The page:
- Legendary New York City developer Sheldon Solow has died, putting his multi-billion-dollar real estate portfolio potentially in flux at an uncertain moment in the property market.
- Solow was part of a generation of builders who helped remake the city's skyline, amassing fortunes in the process.
- He was known as much for his litigiousness as he was for his dealmaking and architectural triumphs.
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Sheldon Solow, a billionaire developer known for erecting eye-catching, luxury skyscrapers in Manhattan and for a fierce litigious streak with tenants, partners, and rivals, has died at the age of 92. A report by Bloomberg said that Solow died from lymphoma.
Solow was a bold-faced name among a generation of New York City builders who amassed great fortunes raising office and residential towers beginning in the mid 20th-century, decades before commercial real-estate largely became the province of investment firms, pension funds, and public companies.
Solow's death potentially leaves billions of dollars of high-profile assets in flux. The market for such property is uncertain amid an economic downturn and a pandemic that could rewrite values for office and residential space in the city as tenants embrace remote work and residents have fled.
Stefan Soloviev, Solow's 44-year-old son, had been increasingly involved in his father's real-estate empire in recent years, but it remains unclear whether he will take the mantle of Solow Building Management, his family's real-estate firm, or move to sell properties within its portfolio.
Soloviev, who uses the surname of Solow's immigrant parents before it was Americanized, has spent his career largely outside of New York City real estate, amassing one of the largest troves of agricultural and cattle ranching land in the American west.
Solow's wealth had recently been valued at roughly $4.4 billion.
Soloviev did not respond to a request for comment.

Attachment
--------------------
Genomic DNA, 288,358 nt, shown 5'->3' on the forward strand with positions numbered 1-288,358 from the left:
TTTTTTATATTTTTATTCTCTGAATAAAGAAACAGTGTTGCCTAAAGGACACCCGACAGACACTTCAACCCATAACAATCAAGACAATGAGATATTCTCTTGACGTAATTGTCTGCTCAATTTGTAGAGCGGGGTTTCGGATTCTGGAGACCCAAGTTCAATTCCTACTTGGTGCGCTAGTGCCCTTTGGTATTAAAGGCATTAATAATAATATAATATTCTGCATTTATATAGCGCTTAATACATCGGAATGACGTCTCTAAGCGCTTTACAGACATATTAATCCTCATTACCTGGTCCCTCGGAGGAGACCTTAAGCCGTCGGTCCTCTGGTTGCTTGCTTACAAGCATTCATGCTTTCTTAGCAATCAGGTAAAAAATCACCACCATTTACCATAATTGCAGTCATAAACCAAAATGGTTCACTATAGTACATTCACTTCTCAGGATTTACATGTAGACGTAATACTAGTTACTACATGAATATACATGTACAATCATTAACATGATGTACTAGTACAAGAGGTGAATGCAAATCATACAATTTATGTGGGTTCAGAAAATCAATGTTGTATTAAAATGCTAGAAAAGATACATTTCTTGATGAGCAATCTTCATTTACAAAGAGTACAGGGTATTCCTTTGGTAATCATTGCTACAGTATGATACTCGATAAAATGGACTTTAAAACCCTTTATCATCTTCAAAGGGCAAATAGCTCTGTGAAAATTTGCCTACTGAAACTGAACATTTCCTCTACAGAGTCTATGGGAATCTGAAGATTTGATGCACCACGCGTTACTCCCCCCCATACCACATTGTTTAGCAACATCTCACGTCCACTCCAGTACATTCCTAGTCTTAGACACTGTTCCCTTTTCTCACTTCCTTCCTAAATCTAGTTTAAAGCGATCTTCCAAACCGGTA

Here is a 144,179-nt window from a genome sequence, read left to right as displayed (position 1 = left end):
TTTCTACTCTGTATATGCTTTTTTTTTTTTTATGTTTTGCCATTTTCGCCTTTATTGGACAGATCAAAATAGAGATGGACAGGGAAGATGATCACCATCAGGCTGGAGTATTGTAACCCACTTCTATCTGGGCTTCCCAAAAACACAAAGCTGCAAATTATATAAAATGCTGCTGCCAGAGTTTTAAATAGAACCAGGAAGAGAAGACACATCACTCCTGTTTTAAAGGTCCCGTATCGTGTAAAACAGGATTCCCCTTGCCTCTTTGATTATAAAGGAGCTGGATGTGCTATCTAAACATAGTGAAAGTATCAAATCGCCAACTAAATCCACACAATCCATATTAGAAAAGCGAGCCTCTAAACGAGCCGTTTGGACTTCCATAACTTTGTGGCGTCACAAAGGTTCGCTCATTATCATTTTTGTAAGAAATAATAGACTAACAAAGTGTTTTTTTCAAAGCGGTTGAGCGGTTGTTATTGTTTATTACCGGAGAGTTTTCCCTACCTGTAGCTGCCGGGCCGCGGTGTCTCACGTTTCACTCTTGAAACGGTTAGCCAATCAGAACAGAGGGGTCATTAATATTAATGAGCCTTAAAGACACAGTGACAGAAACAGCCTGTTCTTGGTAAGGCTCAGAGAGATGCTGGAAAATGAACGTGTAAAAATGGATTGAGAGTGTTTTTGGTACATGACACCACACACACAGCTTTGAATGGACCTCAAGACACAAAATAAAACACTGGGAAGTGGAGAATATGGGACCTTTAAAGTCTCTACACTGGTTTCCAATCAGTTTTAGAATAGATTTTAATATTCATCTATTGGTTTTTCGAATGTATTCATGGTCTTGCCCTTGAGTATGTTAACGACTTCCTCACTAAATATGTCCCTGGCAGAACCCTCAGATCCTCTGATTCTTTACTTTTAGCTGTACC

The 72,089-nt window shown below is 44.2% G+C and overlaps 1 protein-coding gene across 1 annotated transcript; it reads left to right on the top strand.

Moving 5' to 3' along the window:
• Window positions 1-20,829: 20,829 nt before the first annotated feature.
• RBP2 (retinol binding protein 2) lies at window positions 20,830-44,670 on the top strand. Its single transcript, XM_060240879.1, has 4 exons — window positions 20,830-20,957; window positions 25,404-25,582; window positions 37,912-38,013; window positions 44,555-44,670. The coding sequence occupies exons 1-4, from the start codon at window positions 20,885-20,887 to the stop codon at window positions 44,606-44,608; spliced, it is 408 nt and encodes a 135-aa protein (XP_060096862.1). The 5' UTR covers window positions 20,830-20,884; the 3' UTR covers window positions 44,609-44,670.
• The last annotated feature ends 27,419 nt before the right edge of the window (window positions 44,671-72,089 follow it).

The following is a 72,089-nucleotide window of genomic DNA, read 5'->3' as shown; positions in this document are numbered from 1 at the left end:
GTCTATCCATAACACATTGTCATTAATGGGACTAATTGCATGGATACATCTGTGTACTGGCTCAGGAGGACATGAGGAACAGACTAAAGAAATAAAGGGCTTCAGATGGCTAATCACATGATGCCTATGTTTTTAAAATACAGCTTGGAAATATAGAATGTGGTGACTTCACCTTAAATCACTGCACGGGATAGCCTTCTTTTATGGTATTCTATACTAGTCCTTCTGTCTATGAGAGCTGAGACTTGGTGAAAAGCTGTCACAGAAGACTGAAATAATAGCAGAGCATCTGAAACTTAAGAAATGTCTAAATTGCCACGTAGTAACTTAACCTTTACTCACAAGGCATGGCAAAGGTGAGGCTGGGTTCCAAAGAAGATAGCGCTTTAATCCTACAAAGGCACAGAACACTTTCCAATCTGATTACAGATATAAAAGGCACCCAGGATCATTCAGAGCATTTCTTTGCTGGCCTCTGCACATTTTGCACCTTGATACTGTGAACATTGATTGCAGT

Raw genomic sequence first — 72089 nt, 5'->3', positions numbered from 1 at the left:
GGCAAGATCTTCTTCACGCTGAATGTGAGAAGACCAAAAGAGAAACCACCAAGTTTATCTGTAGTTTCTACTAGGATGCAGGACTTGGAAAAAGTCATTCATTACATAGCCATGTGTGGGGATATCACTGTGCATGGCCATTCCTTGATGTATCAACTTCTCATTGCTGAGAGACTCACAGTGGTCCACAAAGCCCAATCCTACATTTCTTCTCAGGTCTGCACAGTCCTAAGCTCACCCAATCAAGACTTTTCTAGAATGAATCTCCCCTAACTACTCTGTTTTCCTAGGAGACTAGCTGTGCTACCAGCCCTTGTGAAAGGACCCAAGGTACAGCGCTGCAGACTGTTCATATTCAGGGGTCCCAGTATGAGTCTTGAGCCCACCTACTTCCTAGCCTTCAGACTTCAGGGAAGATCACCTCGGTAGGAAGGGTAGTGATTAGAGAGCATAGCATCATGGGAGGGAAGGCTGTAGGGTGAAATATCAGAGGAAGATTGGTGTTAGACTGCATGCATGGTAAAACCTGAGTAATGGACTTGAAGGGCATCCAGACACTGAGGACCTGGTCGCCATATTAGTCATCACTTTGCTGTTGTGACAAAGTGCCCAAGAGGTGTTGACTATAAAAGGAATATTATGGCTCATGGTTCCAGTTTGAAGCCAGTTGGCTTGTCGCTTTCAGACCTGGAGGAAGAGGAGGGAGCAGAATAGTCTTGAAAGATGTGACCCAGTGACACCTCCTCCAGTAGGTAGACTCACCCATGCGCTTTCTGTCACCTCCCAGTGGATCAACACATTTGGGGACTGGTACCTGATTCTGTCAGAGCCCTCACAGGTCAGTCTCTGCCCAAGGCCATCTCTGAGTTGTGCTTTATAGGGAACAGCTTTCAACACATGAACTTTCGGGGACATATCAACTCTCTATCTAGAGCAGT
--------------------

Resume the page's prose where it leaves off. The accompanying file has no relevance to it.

Solow is perhaps best known for building 9 West 57th Street in the early 1970s, a 50-story office tower overlooking Central Park that has been home to some of Wall Street's biggest and most prestigious names, including KKR and Apollo Global Management, although the former is in the process of relocating from the property to the Hudson Yards. The building remains one of the city's best office addresses.
"People told Sheldon that he would never lease 9 West because it has columns in the corners so you couldn't have corner window, which were considered essential," said Woody Heller, a friend of Solow's who is a vice chairman at Savills, referring to the large travertine columns that bookend 9 West 57th Street's signature curving facade. "It's still one of the top two or three buildings in the city."
Solow was as well-known for engaging in bitter legal battles as he was for his architectural and dealmaking triumphs.
An agreement to develop a sprawling vacant land site on Manhattan's East Side with the large New York City landlord, Fisher Brothers, for instance, boiled over into animosity and litigation a decade ago.
One source who attended a meeting between Arnold Fisher, a senior partner at the firm, and Solow, at the time, recounted that discussions between the men grew so contentious that they nearly came to blows. Solow eventually settled the dispute with the Fishers and took sole control of the six-acre site, which remains vacant today. He developed a residential condo tower on a neighboring parcel that was acquired as part of the deal in recent years.
Solow also sued Conseco, an insurance and finance company, over its sale of the General Motors Building to rival landlord Harry Macklowe in 2003, alleging that the $1.4 billion sale unfairly passed over Solow's offer for the trophy property, which is often compared to 9 West 57th Street. In 2009, the case was dismissed.
Some of those closest to Solow during his career remembered him fondly.
"I saw through the bark and bite that most people experienced and I knew the real man deep down," said Steven Cherniak, a former senior executive at Solow Building Company who left the company in 2008 and later sued Solow for compensation he claimed he was owed. "He was a man full of vision and creativity and pure, unchallenged determination. We had we had our differences like everyone does, but he'll be sorely missed."
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